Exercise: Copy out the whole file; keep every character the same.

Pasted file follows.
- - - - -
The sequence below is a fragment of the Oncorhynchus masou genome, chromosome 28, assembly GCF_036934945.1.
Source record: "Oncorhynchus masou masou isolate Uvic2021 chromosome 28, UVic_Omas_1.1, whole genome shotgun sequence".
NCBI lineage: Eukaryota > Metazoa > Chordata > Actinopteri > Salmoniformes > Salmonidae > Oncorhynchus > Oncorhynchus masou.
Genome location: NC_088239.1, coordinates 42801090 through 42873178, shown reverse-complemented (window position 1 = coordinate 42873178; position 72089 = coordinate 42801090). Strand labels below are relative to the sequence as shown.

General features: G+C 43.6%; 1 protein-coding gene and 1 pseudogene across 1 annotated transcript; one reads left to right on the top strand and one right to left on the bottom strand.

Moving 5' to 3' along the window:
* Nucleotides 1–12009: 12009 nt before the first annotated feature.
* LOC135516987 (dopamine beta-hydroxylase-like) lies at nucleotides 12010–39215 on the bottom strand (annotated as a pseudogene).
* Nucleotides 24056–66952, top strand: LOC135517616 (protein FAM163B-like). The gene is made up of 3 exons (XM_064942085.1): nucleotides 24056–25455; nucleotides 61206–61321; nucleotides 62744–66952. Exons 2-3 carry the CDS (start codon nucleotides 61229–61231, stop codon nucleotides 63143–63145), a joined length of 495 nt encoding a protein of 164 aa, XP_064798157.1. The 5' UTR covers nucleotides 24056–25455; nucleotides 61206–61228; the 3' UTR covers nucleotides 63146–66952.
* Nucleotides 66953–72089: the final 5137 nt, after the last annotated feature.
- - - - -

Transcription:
The sequence below is a fragment of the Oncorhynchus masou genome, chromosome 28, assembly GCF_036934945.1.
Source record: "Oncorhynchus masou masou isolate Uvic2021 chromosome 28, UVic_Omas_1.1, whole genome shotgun sequence".
NCBI lineage: Eukaryota > Metazoa > Chordata > Actinopteri > Salmoniformes > Salmonidae > Oncorhynchus > Oncorhynchus masou.
Genome location: NC_088239.1, coordinates 42801090 through 42873178, shown reverse-complemented (window position 1 = coordinate 42873178; position 72089 = coordinate 42801090). Strand labels below are relative to the sequence as shown.

General features: G+C 43.6%; 1 protein-coding gene and 1 pseudogene across 1 annotated transcript; one reads left to right on the top strand and one right to left on the bottom strand.

Moving 5' to 3' along the window:
* Nucleotides 1–12009: 12009 nt before the first annotated feature.
* LOC135516987 (dopamine beta-hydroxylase-like) lies at nucleotides 12010–39215 on the bottom strand (annotated as a pseudogene).
* Nucleotides 24056–66952, top strand: LOC135517616 (protein FAM163B-like). The gene is made up of 3 exons (XM_064942085.1): nucleotides 24056–25455; nucleotides 61206–61321; nucleotides 62744–66952. Exons 2-3 carry the CDS (start codon nucleotides 61229–61231, stop codon nucleotides 63143–63145), a joined length of 495 nt encoding a protein of 164 aa, XP_064798157.1. The 5' UTR covers nucleotides 24056–25455; nucleotides 61206–61228; the 3' UTR covers nucleotides 63146–66952.
* Nucleotides 66953–72089: the final 5137 nt, after the last annotated feature.